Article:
Is SGD a Bayesian sampler? Well, almost

by   Chris Mingard, et al.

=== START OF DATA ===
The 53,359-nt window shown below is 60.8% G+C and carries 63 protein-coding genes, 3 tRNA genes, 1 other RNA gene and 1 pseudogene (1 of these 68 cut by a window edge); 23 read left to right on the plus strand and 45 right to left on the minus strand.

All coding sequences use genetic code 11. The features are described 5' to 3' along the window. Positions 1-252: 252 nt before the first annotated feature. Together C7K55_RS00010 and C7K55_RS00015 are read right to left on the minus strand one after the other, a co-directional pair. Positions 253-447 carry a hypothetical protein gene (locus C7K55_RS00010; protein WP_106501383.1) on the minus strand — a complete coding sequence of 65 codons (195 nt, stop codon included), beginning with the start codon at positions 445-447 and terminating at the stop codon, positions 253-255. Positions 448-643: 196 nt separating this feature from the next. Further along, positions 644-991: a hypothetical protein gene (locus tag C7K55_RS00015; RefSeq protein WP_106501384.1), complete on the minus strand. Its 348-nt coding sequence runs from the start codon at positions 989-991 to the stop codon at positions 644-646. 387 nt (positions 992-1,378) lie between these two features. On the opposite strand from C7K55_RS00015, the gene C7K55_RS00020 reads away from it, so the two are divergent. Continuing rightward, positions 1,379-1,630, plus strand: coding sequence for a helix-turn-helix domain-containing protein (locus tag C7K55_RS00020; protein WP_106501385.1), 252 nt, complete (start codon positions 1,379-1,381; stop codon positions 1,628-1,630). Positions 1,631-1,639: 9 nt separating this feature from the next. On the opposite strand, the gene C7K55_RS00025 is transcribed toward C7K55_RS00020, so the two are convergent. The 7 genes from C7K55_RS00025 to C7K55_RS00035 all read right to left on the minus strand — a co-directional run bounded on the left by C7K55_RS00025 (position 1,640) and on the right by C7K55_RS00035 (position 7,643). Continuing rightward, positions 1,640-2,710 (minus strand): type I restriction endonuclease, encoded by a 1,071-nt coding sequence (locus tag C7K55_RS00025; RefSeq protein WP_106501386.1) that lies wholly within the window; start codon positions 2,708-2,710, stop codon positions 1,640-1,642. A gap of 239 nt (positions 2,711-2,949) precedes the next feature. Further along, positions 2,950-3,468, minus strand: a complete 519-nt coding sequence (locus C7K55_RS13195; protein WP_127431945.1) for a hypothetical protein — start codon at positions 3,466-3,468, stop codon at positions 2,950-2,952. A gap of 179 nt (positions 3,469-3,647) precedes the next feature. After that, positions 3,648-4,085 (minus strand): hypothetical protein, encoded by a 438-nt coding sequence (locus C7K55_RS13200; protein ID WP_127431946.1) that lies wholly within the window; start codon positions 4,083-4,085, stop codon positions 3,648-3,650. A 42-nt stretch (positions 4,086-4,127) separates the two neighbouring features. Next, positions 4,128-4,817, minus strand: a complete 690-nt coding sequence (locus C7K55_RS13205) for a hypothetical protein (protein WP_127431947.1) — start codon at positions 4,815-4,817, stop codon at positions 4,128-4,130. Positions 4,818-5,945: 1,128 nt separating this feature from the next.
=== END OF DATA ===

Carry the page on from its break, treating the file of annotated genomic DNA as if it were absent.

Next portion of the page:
Overparameterised deep neural networks (DNNs) are highly expressive and so can, in principle, generate almost any function that fits a training dataset with zero error. The vast majority of these functions will perform poorly on unseen data, and yet in practice DNNs often generalise remarkably well. This success suggests that a trained DNN must have a strong inductive bias towards functions with low generalisation error. Here we empirically investigate this inductive bias by calculating, for a range of architectures and datasets, the probability P_SGD(f| S) that an overparameterised DNN, trained with stochastic gradient descent (SGD) or one of its variants, converges on a function f consistent with a training set S. We also use Gaussian processes to estimate the Bayesian posterior probability P_B(f| S) that the DNN expresses f upon random sampling of its parameters, conditioned on S. Our main findings are that P_SGD(f| S) correlates remarkably well with P_B(f| S) and that P_B(f| S) is strongly biased towards low-error and low complexity functions. These results imply that strong inductive bias in the parameter-function map (which determines P_B(f| S)), rather than a special property of SGD, is the primary explanation for why DNNs generalise so well in the overparameterised regime. While our results suggest that the Bayesian posterior P_B(f| S) is the first order determinant of P_SGD(f| S), there remain second order differences that are sensitive to hyperparameter tuning. A function probability picture, based on P_SGD(f| S) and/or P_B(f| S), can shed new light on the way that variations in architecture or hyperparameter settings such as batch size, learning rate, and optimiser choice, affect DNN performance.


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